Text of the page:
Many patients who stopped taking cholesterol-lowering statin drugs were also taking an average of 3 other drugs that interfered with the normal metabolism of statins, according to a study published in the Journal of Clinical Lipidology.
Many patients who stopped taking cholesterol-lowering statin drugs were also taking an average of three other drugs that interfered with the normal metabolism of statins, a study published in the Journal of Clinical Lipidology has reported.
The other drugs can contribute to the muscle pain that is a common side effect of statin use and often leads patients to discontinue use of a drug that could otherwise help save their life, researchers from Oregon State University, Portland, and four other institutions have learned.
In multivariate analyses, concomitant use of a CYP450 inhibitor was associated with increased odds for new or worse muscle pain (OR=1.42, P<.001) and with termination of statin use because of muscle pain (OR=1.28, P=.037). Concomitant use of medication known to inhibit both the polypeptide OATP1B1 and P-glycoprotein 1 (P-gp) was also associated with increased odds (OR=1.80; P=.030) that a patient had ever stopped using a statin because of muscle pain.
More than 10,000 current and former statin users from the Understanding Statin Use in America and Gaps in Education (USAGE) internet survey were categorized on the basis of whether they had ever reported: (1) new or worsening muscle pain while taking a statin (n=2,935) and/or (2) ever stopped a statin because of muscle pain (n=1,516). Assessment was made using univariate and multivariate logistic regression models.
“Statins are life-saving medications, and prevention of CHD-related events can’t be avoided if patients discontinue their use,” said Matthew K. Ito, PharmD, FCCP, FNLA, CLS, professor of pharmacy practice, OSU/OHSU College of Pharmacy, and president of the National Lipid Association, which funded the study.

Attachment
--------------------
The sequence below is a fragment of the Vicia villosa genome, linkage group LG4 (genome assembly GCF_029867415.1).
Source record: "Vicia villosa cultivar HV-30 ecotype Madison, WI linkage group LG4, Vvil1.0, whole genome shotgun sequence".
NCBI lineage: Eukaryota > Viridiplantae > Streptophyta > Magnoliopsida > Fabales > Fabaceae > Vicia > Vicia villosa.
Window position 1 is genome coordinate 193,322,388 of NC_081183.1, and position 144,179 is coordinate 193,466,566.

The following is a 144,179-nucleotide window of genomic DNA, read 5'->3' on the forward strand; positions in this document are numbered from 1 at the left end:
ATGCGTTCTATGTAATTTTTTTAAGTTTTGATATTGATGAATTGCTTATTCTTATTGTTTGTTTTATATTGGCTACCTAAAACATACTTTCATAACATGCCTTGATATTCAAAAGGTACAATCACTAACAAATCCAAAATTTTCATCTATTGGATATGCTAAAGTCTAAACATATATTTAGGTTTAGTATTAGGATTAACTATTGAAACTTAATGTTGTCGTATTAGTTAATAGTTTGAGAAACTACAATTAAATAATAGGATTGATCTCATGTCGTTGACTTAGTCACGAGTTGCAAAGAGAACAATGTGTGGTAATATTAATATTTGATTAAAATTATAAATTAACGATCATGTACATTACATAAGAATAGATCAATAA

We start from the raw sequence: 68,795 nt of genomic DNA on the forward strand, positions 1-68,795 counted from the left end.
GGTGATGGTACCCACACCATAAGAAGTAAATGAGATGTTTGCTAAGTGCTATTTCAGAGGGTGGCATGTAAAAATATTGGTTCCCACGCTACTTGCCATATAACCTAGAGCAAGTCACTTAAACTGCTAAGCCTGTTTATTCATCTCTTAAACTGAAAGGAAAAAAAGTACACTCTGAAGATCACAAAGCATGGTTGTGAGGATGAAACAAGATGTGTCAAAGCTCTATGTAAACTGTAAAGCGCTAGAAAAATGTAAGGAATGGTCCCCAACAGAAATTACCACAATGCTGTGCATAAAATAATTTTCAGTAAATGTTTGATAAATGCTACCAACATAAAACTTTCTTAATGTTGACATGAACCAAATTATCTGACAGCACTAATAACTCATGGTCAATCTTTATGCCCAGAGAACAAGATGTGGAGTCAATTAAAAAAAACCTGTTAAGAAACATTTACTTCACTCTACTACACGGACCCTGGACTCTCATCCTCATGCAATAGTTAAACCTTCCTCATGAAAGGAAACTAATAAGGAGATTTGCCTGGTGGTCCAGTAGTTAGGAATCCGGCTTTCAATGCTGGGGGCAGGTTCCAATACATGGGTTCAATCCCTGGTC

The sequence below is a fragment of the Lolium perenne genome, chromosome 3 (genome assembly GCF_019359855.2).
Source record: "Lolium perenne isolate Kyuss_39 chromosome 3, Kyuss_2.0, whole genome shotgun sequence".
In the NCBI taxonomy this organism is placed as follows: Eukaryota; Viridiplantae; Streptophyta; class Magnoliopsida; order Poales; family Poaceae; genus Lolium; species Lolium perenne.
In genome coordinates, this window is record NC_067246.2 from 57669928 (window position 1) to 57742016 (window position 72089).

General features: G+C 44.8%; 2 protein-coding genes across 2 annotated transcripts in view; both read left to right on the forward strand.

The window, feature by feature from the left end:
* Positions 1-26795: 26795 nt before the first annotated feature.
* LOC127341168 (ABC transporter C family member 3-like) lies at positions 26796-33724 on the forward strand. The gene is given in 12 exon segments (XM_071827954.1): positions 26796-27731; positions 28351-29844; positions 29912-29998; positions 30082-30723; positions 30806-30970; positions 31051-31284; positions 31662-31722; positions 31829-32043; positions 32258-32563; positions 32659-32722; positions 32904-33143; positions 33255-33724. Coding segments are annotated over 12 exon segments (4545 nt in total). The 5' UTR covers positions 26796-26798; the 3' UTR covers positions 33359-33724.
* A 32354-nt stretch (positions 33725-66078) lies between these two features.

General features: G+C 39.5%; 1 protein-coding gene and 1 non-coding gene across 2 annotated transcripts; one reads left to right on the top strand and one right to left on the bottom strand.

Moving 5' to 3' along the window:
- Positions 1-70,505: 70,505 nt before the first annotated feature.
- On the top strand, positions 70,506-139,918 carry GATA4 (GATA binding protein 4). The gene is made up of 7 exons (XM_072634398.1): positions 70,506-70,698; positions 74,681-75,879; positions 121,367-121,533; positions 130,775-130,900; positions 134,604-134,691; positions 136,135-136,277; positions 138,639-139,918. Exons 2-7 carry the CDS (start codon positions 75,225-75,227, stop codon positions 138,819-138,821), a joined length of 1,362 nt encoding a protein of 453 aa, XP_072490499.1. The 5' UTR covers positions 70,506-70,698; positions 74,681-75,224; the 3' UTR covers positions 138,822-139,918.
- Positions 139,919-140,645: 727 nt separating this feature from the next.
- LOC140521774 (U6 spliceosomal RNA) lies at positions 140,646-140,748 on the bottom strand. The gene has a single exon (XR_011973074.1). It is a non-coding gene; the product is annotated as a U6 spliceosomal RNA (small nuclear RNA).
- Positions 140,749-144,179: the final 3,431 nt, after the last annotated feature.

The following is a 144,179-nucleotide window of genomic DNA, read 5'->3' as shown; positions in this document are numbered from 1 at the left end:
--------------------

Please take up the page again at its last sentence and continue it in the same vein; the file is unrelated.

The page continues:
More than 20 million Americans currently take statin medications, a number that may double in response to the recently released ACC/AHA cholesterol guidelines, Ito indicated.
“Concomitant use of medication(s) that inhibit statin metabolism was associated with increased odds of new or worse muscle pain while taking a statin, and having previously stopped a statin due to muscle symptoms. Better systems and improved awareness and education of physicians and pharmacists need to be implemented to reduce statin-drug interactions,” he said.
This is the first study to evaluate the impact of statin drug interactions on new or worsening muscle pain or termination of statin use because of muscle pain after controlling for other risk factors, Ito said.
“These data emphasize the importance of enhancing the capabilities of clinicians and health systems for identifying and reducing statin drug interactions,” Dr Ito said. “Statins don’t work if patients don’t take them. The USAGE sub-analysis confirms the importance of statin drug interactions as a predictor of the occurrence of muscle pain while taking a statin and stopping statin therapy due to muscle pain. Greater efforts need to be implemented in protecting patients from potential statin-drug interactions.”